By Daniel Karlin, Contributing Writer. Monday, April 9, 2007
LONELY PLANET. Peter Maybarduk promotes social change both as a student at UC Berkeley’s Boalt Law School and as a singer-songwriter. He addresses the loneliness of a transient society in his debut solo album: http://archive.dailycal.org/article.php?id=24086
The first sound we hear on Cal student Peter Maybarduk’s debut album is a familiar one: a high pitched mechanical whine, and a voice—almost human but not quite—calling out “8-car Richmond train. Now boarding. Platform 1.”
Then comes a soft voice saying, “Hello. Hello. Hello.” It’s someone checking the mic, greeting people he’s never met—reaching out to anyone, searching for anybody out there, inviting them to join him.
The sounds of the incoming BART train blend with a synthesizer, an acoustic guitar kicks in as the doors open, and the voice calls out to us: “Come inside, I’ve a story to tell.” The doors close and we’re off—on a journey with Peter Maybarduk, on his debut solo album Passengers.
“I wanted to tell a story with these songs,” Maybarduk said. “It could be one person traveling through the Bay Area and how they’re experiencing everything passing by.” On Passengers, the waves of the marina, yells of children’s playgrounds and tolling of the Campanile are interspersed between the Elliot Smith-style songs, carrying us on a journey right by Maybarduk’s side.
In fact, traveling is a recurring theme in Maybarduk’s life. Born to an American diplomat living in Mexico City, Maybarduk has lived in Nicaragua, Sierra Leone, Cuba and Venezuela. In the United States, he’s lived in Washington, D.C., attended a reform school in New England and the College of William & Mary, all before coming to UC Berkeley’s Boalt Law School. Currently in his final year at Boalt, Maybarduk is working as a law fellow in D.C. while also playing venues along the East Coast.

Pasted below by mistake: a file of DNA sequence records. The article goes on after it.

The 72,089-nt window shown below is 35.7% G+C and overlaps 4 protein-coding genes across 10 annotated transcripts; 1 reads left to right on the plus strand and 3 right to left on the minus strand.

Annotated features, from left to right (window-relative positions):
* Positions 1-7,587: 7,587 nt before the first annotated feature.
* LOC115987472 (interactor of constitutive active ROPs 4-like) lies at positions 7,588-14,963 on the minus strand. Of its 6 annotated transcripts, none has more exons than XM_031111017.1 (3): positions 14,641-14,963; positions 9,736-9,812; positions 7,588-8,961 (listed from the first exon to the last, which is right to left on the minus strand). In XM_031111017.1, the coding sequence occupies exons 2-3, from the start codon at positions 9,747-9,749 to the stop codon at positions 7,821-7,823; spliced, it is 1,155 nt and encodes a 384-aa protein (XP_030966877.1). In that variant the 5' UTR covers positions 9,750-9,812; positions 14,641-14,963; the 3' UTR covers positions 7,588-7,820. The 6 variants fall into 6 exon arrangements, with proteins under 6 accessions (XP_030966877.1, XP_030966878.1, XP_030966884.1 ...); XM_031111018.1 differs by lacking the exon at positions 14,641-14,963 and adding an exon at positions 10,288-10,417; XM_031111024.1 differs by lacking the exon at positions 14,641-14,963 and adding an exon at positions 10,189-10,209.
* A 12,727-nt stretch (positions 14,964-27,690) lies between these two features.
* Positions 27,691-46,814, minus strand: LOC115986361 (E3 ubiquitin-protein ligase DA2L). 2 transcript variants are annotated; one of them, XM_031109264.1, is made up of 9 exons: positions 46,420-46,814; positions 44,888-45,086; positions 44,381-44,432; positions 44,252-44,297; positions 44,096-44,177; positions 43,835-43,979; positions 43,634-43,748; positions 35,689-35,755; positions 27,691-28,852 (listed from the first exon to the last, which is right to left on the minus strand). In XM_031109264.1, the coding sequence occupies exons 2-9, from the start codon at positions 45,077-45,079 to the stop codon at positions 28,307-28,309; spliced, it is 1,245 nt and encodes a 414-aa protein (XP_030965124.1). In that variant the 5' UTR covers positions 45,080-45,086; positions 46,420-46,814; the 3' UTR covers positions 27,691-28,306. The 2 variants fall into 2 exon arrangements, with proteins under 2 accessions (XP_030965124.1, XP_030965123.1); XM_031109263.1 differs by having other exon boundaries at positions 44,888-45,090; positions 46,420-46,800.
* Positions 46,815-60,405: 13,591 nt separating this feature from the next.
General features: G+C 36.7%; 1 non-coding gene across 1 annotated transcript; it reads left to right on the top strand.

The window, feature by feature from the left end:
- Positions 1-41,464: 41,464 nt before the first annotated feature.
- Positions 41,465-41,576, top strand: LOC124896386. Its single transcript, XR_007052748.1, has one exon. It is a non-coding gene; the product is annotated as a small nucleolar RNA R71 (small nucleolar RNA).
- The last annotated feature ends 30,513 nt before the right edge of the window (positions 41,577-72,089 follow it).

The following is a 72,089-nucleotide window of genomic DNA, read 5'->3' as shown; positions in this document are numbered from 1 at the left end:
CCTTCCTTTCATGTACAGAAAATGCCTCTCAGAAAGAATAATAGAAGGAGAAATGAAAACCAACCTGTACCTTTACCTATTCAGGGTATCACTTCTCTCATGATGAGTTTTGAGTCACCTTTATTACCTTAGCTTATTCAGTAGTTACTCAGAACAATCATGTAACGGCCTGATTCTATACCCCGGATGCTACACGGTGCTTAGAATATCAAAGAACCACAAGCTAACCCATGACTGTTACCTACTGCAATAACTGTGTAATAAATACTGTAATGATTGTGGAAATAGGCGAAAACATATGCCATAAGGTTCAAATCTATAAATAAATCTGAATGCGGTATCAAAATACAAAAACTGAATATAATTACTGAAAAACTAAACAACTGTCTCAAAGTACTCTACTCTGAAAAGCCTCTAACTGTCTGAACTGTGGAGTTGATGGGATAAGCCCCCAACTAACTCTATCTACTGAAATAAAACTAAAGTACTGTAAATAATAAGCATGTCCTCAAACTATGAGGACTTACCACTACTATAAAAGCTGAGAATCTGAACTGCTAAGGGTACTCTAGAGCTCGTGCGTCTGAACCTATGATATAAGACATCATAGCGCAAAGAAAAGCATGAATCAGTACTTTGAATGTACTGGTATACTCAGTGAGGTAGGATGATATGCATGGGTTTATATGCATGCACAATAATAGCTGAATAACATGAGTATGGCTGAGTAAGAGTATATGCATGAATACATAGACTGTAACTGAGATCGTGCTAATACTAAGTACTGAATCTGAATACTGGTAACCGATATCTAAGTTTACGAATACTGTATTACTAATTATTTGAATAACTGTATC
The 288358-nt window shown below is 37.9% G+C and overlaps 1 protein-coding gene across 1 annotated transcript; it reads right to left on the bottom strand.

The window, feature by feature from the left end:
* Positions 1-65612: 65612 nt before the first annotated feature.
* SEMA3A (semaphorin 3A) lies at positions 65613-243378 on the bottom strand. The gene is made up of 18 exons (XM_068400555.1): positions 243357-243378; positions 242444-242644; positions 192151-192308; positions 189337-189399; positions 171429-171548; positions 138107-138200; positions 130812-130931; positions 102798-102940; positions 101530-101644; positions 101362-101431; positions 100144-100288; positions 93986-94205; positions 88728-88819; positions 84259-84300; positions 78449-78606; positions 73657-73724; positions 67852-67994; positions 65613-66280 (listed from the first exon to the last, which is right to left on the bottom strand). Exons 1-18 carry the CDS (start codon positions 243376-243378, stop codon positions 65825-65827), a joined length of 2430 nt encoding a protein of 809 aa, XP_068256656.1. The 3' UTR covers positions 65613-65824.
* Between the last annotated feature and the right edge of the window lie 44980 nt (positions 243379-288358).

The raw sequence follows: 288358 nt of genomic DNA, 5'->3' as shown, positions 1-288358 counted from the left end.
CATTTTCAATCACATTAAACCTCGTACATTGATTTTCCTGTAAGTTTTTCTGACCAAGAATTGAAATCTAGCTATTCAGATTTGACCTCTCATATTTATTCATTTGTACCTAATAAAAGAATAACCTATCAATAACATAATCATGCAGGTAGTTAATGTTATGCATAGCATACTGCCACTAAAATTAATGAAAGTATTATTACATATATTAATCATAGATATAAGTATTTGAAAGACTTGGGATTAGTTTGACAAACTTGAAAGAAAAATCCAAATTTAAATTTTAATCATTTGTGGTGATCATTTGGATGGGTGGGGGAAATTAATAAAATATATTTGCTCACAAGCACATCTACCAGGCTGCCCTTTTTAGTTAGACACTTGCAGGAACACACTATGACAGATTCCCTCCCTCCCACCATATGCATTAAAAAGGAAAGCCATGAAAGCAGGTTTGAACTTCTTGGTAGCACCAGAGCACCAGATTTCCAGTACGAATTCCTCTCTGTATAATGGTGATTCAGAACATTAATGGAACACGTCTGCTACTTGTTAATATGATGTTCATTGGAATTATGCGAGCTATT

With law school and a music career going on simultaneously, the question arises: How do the two come together?
Rather than occupying wholly separate spheres, Maybarduk said he felt music and law can accomplish “different but mutually helpful things. They’re really just two courses, two occupations, two passions towards making change.”
And Maybarduk is devoted to change. His current fellowship is with Essential Action, an NGO dedicated to increasing accessibility of essential medicines in developing countries. After graduation, he said he plans to continue in the legal field, striving for progress in public health, while also continuing with his music to address social ills.
In that way, his two endeavors go hand in hand. “We can change the regulations of institutional structures, and we can change the mind of the person sitting right next to us,” Maybarduk said.
“I wanted Passengers to be more than a collection of songs,” Maybarduk said. By channeling his experiences and emotions from his journeys, the album conveys a sharp sense of the loneliness of travel. “We’re quite transient as a society … and it’s a social ill, this transience,” Maybarduk said. The separation between all of us in society shines through as a central theme.
“We’re not the only ones/Who feel alone,” he sings on opening track “Passengers.” “Yet we hide in the masquerade/We hide in the rivers of stone./ And we ride just like passengers/ Damned to never go home.”
From his time in the local indie rock band Last Clear Chance, to his current phase as a singer-songwriter, Maybarduk’s music has always been an instrument dedicated to social change. On Passengers, his lyrics, strumming guitar and voice invoke us to join him, calling us to journey with him to somewhere new.